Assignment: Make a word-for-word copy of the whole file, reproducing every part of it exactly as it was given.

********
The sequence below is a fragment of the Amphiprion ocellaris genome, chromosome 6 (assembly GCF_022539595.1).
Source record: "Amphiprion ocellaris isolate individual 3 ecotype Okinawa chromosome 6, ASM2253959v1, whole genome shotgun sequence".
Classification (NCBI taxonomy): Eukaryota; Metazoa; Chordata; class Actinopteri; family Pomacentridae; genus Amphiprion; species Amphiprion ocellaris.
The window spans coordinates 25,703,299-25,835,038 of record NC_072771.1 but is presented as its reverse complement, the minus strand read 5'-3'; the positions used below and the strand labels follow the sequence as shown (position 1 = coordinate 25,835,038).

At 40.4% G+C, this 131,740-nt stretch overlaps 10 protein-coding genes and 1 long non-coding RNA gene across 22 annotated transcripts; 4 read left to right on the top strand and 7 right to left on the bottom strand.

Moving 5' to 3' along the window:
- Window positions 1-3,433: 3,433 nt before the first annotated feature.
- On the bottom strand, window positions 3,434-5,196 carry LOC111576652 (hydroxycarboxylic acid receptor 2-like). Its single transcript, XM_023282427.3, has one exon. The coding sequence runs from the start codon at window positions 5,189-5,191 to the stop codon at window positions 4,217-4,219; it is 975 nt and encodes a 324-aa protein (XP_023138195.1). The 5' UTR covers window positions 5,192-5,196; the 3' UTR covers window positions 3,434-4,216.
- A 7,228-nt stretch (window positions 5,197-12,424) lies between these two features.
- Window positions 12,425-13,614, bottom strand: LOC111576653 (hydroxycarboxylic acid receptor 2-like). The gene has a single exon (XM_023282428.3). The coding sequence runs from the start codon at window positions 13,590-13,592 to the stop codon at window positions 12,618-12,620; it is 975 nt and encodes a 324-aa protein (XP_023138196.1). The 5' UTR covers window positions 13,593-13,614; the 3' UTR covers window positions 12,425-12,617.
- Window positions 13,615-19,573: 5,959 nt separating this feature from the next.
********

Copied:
The sequence below is a fragment of the Amphiprion ocellaris genome, chromosome 6 (assembly GCF_022539595.1).
Source record: "Amphiprion ocellaris isolate individual 3 ecotype Okinawa chromosome 6, ASM2253959v1, whole genome shotgun sequence".
Classification (NCBI taxonomy): Eukaryota; Metazoa; Chordata; class Actinopteri; family Pomacentridae; genus Amphiprion; species Amphiprion ocellaris.
The window spans coordinates 25,703,299-25,835,038 of record NC_072771.1 but is presented as its reverse complement, the minus strand read 5'-3'; the positions used below and the strand labels follow the sequence as shown (position 1 = coordinate 25,835,038).

At 40.4% G+C, this 131,740-nt stretch overlaps 10 protein-coding genes and 1 long non-coding RNA gene across 22 annotated transcripts; 4 read left to right on the top strand and 7 right to left on the bottom strand.

Moving 5' to 3' along the window:
- Window positions 1-3,433: 3,433 nt before the first annotated feature.
- On the bottom strand, window positions 3,434-5,196 carry LOC111576652 (hydroxycarboxylic acid receptor 2-like). Its single transcript, XM_023282427.3, has one exon. The coding sequence runs from the start codon at window positions 5,189-5,191 to the stop codon at window positions 4,217-4,219; it is 975 nt and encodes a 324-aa protein (XP_023138195.1). The 5' UTR covers window positions 5,192-5,196; the 3' UTR covers window positions 3,434-4,216.
- A 7,228-nt stretch (window positions 5,197-12,424) lies between these two features.
- Window positions 12,425-13,614, bottom strand: LOC111576653 (hydroxycarboxylic acid receptor 2-like). The gene has a single exon (XM_023282428.3). The coding sequence runs from the start codon at window positions 13,590-13,592 to the stop codon at window positions 12,618-12,620; it is 975 nt and encodes a 324-aa protein (XP_023138196.1). The 5' UTR covers window positions 13,593-13,614; the 3' UTR covers window positions 12,425-12,617.
- Window positions 13,615-19,573: 5,959 nt separating this feature from the next.